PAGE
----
If your precious bundle of joy is still breastfed, take a scarf or a wide shawl for privacy. Some airports have dedicated Mother and Baby rooms where you can nurse in private if you prefer. For example, Gatwick Airport has great facilities where armchairs and playpens are provided for older children when their mum is feeding the baby; however, if you have to breastfeed on board, try to get the window seat – you don’t want people bumping into your baby’s feet or the head if you are sitting in the aisle seat.
How do I keep my child entertained on a flight?
Some mums swear by giving their baby a glossy magazine to tear while on the plane. Colourful pictures, noisy page turning, excitement – and you can chuck it afterwards. Toys and books are always good to have, however if you are flying with a child younger than 2 years and you have to keep them on your lap throughout the journey, it might be a bit of a stretch to keep picking up that ball that rolls down the aisle every 3 minutes. For the younger ones entertainment try taking a toy chain, hooking it onto the foldable tray (or your own seatbelt belt) and then using that to secure the toy (preferably with some hoops / rings). Crayons and a small sketchbook are ideal for older children. Our guide to keeping children entertained on longer journeys offers a wide range of ideas for kids of all ages.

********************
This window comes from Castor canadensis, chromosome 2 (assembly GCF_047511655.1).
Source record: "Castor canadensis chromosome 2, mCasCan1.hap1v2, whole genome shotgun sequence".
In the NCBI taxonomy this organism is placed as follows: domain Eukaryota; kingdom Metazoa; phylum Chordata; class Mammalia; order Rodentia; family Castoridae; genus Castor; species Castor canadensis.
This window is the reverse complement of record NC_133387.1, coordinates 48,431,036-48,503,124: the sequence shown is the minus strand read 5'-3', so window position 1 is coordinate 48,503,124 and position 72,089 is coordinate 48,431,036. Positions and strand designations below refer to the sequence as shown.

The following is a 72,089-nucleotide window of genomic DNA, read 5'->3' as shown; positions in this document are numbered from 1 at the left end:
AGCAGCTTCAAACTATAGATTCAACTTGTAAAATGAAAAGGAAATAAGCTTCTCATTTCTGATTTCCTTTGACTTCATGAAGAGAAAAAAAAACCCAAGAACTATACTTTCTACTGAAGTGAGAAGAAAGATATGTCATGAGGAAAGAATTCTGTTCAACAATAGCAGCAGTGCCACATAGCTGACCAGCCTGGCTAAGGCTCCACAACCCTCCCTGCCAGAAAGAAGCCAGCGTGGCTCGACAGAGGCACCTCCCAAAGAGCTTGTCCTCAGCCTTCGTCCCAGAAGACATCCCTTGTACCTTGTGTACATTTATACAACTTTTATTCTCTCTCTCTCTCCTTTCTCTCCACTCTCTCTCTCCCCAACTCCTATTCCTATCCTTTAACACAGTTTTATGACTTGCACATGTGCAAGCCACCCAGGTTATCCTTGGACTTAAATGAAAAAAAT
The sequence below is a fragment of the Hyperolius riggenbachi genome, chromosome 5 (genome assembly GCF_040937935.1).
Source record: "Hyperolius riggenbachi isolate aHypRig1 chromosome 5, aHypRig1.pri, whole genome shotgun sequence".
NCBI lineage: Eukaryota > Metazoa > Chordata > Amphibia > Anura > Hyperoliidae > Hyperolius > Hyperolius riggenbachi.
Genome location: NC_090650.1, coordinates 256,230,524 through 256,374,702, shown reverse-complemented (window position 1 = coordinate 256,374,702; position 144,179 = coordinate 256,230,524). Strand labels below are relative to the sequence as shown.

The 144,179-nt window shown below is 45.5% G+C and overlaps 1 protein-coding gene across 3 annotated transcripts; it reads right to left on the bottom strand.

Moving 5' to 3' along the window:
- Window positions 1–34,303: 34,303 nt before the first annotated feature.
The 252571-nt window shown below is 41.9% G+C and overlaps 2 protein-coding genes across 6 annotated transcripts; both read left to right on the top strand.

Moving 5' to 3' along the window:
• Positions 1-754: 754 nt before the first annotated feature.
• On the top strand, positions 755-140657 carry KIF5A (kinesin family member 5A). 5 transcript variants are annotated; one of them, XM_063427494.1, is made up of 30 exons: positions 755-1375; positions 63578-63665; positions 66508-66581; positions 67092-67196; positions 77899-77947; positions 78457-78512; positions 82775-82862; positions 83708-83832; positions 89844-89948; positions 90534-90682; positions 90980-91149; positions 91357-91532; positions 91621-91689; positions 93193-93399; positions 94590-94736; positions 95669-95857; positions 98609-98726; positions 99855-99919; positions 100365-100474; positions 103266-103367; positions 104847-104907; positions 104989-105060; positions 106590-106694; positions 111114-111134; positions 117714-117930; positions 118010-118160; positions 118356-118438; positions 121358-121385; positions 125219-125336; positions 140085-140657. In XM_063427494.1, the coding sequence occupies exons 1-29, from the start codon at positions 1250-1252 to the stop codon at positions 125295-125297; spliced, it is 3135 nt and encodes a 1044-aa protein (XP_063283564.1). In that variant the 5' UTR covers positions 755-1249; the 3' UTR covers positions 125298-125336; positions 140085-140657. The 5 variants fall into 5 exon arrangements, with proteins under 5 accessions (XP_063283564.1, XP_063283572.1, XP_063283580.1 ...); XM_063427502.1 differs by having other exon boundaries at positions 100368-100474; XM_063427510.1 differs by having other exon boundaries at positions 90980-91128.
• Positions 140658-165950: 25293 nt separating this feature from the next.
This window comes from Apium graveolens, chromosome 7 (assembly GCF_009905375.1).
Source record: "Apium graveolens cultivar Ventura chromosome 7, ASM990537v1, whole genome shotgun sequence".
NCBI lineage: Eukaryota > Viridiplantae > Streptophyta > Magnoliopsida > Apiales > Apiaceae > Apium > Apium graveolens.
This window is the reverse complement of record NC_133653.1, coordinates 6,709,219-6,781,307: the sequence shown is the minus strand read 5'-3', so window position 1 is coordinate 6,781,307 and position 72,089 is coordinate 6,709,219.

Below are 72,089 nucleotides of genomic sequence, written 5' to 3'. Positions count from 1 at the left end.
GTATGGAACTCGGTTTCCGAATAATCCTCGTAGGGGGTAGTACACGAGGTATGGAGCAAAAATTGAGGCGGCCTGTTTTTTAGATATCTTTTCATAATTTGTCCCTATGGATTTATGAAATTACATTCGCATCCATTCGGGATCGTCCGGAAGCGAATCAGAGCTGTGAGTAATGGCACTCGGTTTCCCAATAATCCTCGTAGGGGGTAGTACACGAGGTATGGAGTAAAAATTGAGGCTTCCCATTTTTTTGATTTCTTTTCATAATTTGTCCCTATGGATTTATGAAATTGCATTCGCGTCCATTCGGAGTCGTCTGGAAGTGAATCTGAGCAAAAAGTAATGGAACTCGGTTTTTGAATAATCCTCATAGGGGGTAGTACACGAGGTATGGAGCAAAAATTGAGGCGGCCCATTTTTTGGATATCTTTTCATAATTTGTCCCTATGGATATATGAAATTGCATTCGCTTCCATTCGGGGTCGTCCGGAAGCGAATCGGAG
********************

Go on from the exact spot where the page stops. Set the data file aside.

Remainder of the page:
Be ready for all the mess; have a spare set of clothes (for both of you!)